Protein and starchy carbohydrates are an important part of your daily diet. These come from lean meats, lentils, eggs, potatoes, some root vegetables and whole grain breads or pasta.

Be sure to eat a varied diet every day and you’ll give your baby the nutrients he or she needs. You can also take vitamin supplements to make sure you get the required amount.

Watch Out for High Sugar & High Fat Foods

Diabetes is common during pregnancy (gestational diabetes). To avoid gestational diabetes it is recommended that you watch out for eating too many foods that are high in refined sugar. The focus here is on refined sugars and not fruits. Fruit is a natural sugar source. Refined sugars increase insulin, making it harder to keep weight gain to a normal amount. You’ll also find that you have a sudden boost of energy and then a drop soon after; this causes the feeling to eat more.

We are not to saying all refined sugars are off the list. In moderation you’ll find them not too bad, but don’t use pregnancy as an excuse to eat it all.

Your body does need some fat, but we want to encourage you to focus on healthy fats. Foods that are high in saturated fats should be eating moderately. There are some high fat foods that you need to cut out altogether. Your baby needs to have some fat because it helps with regulating temperature after birth; look at healthy fats, like those in olive or coconut oil.

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What Should You Avoid and Why?

Certain foods need to be avoided during pregnancy. Some of these are due to potential illness, while others are due to the risk of your baby’s development.

Watch out for under-cooked meats and fish, runny eggs and milk or ice cream made from unpasteurized milk. There is a higher risk of bacteria settling in your gut (as well as sour stomach), and you could suffer from severe food poisoning. If you must have unpasteurized milk, you’ll need to boil it first to get rid of the bacteria.

Pates, some fish such as swordfish and large amounts of tuna, soft blue or “moldy” cheeses, and caffeine are a risk to your unborn baby. Swordfish and similar fishes are higher in mercury levels, while pates have the meat-form of vitamin A. There is bacteria in cheese and caffeine is considered dangerous to the baby’s development. All could lead to miscarriage/still births or birth defects.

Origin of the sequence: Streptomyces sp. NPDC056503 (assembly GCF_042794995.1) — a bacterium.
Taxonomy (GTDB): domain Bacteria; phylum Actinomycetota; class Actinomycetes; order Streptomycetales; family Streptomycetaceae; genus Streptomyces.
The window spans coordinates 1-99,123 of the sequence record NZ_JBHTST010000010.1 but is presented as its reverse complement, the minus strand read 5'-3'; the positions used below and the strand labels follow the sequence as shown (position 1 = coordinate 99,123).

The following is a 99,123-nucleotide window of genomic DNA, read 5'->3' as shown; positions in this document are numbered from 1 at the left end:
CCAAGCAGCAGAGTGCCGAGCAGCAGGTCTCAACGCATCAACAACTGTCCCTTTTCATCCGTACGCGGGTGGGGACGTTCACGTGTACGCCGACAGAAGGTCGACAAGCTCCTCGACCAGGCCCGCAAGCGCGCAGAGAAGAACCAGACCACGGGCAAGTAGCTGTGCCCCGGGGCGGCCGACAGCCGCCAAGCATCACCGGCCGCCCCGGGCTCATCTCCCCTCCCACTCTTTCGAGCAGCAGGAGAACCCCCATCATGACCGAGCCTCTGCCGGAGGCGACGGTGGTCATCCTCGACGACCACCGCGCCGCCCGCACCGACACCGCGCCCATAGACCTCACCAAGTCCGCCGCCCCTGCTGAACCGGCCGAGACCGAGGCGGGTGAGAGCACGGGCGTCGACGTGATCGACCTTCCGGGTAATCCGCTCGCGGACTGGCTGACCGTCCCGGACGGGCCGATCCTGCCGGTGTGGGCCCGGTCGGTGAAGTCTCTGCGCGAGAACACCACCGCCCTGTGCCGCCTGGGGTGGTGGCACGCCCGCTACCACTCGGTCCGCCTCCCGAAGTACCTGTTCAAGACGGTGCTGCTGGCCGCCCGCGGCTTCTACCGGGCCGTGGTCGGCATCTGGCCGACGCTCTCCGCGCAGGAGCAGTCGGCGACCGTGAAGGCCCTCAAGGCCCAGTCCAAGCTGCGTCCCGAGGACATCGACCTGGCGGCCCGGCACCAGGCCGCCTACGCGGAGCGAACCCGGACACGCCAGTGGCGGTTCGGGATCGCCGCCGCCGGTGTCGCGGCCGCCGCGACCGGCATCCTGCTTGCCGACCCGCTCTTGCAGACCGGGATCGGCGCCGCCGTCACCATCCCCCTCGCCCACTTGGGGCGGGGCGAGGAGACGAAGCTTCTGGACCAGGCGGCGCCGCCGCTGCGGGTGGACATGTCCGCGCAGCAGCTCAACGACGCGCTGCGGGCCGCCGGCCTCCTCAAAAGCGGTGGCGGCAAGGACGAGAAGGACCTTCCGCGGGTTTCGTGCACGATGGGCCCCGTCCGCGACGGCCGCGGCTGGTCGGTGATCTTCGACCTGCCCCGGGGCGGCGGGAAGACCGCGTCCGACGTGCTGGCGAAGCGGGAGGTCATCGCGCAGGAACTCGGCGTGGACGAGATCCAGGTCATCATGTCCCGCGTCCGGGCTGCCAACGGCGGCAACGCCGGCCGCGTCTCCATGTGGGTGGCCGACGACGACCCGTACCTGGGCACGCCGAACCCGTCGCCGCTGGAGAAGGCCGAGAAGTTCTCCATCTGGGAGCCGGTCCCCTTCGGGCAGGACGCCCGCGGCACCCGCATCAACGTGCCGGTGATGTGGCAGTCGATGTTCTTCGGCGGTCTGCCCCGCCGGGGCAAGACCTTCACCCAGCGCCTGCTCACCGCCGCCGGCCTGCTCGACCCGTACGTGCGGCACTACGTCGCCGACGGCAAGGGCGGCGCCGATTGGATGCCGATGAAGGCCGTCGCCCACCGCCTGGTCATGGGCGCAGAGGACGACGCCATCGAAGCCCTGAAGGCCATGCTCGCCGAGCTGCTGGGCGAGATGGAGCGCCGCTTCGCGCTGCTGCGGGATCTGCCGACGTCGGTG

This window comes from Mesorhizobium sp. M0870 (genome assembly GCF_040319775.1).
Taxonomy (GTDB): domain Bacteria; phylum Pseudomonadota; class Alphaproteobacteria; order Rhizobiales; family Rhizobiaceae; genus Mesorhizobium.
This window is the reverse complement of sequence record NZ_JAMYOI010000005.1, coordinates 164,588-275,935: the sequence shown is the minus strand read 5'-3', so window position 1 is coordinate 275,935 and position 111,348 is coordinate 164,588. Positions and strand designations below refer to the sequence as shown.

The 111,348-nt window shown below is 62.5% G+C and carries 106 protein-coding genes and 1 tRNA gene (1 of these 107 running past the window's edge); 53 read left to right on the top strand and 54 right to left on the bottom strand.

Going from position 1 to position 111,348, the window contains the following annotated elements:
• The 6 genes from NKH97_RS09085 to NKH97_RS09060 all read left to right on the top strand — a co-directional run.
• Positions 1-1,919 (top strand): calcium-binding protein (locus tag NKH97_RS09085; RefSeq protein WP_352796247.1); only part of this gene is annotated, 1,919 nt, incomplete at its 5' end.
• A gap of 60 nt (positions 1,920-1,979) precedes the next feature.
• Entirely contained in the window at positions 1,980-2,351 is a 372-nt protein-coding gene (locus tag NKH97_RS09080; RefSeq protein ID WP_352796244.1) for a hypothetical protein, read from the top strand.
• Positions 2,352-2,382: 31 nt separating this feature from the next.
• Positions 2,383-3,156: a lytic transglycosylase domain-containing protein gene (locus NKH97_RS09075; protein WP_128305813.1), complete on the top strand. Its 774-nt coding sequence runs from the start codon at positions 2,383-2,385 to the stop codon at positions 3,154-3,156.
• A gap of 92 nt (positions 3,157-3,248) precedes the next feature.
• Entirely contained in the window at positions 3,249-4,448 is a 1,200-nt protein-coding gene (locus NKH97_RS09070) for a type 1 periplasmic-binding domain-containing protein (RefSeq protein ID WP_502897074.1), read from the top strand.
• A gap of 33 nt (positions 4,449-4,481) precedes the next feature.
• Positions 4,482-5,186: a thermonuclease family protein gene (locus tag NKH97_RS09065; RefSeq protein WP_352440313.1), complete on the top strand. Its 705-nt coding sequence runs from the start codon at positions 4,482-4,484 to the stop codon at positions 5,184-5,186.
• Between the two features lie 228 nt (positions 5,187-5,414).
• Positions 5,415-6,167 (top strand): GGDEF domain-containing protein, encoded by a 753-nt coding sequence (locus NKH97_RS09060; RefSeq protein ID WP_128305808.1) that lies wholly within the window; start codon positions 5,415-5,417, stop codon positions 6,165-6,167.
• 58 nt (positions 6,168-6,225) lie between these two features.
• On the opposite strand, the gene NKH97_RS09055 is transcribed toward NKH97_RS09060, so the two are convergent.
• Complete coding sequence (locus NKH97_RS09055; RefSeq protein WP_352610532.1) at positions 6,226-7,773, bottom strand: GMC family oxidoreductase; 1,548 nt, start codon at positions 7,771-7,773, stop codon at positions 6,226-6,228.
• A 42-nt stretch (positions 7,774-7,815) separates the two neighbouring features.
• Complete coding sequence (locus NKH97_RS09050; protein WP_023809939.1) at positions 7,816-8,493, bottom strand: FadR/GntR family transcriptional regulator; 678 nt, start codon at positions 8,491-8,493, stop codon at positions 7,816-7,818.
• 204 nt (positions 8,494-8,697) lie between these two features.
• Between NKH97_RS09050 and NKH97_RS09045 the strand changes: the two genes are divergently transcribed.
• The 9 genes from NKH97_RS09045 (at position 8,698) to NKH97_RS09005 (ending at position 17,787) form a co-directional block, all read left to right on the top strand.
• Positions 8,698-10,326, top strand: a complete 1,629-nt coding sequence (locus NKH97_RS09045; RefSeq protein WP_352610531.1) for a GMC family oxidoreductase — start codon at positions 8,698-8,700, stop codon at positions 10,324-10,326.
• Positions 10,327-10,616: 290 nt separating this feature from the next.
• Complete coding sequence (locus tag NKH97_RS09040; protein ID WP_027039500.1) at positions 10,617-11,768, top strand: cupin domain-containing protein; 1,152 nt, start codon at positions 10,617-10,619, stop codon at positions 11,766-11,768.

When you look at the list of foods that you can or can’t eat, you may feel overwhelmed. Remember some of them can be eaten when cooked because you’ll get rid of the bacteria, while some of the food will need to wait until the end of your pregnancy to enjoy again. After birth, you’ll be able to make up for not being able to eat some of your favorite foods.

Eating during pregnancy is all about doing the best for your developing baby. You don’t need to be perfect throughout, but focus on being as healthy as possible and focus on a normal weight gain for your starting weight. You’ll give your baby the best start in life, and make it much easier to lose the weight afterwards. The banned food list isn’t there to be annoying. It’s to make sure you avoid foods that are likely to cause birth defects or make you extremely ill. Have fun during this time and try out some of those healthy recipes you’ve always wanted to give a go.

This post is a guest written post by Greg Stein from Positive Health Wellness.
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Bert Anderson is a blogger and social media manager mom of three living outside of the Twin Cities in Minnesota. She’s the author behind the blog First Time Mom, where she honestly chronicles the peaks and valleys of parenting. Even though she has more than one child, Bert maintains that whether you have one child or 19, there’s a first time for everything. She’s a lover of coffee, conversations, pop culture, healthy living and fitness.